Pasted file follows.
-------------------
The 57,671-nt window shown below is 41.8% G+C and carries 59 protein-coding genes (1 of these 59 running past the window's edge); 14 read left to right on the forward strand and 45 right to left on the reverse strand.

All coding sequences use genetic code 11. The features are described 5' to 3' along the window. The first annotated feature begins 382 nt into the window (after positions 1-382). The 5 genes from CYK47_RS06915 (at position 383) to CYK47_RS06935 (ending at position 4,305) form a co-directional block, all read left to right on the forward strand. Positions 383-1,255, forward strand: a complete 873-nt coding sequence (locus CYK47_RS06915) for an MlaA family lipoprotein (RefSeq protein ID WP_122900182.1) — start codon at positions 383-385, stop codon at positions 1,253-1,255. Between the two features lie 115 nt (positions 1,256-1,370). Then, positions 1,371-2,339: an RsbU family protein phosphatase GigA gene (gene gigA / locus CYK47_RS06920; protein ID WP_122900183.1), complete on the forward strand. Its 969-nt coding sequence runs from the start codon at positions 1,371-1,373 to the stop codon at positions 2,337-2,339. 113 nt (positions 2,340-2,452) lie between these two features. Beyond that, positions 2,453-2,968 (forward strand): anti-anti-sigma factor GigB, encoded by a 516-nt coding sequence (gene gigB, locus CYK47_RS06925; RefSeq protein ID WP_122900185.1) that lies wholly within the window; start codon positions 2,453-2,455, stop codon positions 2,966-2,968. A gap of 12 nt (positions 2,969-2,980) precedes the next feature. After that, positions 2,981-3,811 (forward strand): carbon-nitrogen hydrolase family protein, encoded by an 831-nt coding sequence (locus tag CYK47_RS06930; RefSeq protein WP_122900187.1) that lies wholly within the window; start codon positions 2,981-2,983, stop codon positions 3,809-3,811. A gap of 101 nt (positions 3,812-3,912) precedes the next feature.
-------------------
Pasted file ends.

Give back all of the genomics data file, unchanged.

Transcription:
The 57,671-nt window shown below is 41.8% G+C and carries 59 protein-coding genes (1 of these 59 running past the window's edge); 14 read left to right on the forward strand and 45 right to left on the reverse strand.

All coding sequences use genetic code 11. The features are described 5' to 3' along the window. The first annotated feature begins 382 nt into the window (after positions 1-382). The 5 genes from CYK47_RS06915 (at position 383) to CYK47_RS06935 (ending at position 4,305) form a co-directional block, all read left to right on the forward strand. Positions 383-1,255, forward strand: a complete 873-nt coding sequence (locus CYK47_RS06915) for an MlaA family lipoprotein (RefSeq protein ID WP_122900182.1) — start codon at positions 383-385, stop codon at positions 1,253-1,255. Between the two features lie 115 nt (positions 1,256-1,370). Then, positions 1,371-2,339: an RsbU family protein phosphatase GigA gene (gene gigA / locus CYK47_RS06920; protein ID WP_122900183.1), complete on the forward strand. Its 969-nt coding sequence runs from the start codon at positions 1,371-1,373 to the stop codon at positions 2,337-2,339. 113 nt (positions 2,340-2,452) lie between these two features. Beyond that, positions 2,453-2,968 (forward strand): anti-anti-sigma factor GigB, encoded by a 516-nt coding sequence (gene gigB, locus CYK47_RS06925; RefSeq protein ID WP_122900185.1) that lies wholly within the window; start codon positions 2,453-2,455, stop codon positions 2,966-2,968. A gap of 12 nt (positions 2,969-2,980) precedes the next feature. After that, positions 2,981-3,811 (forward strand): carbon-nitrogen hydrolase family protein, encoded by an 831-nt coding sequence (locus tag CYK47_RS06930; RefSeq protein WP_122900187.1) that lies wholly within the window; start codon positions 2,981-2,983, stop codon positions 3,809-3,811. A gap of 101 nt (positions 3,812-3,912) precedes the next feature.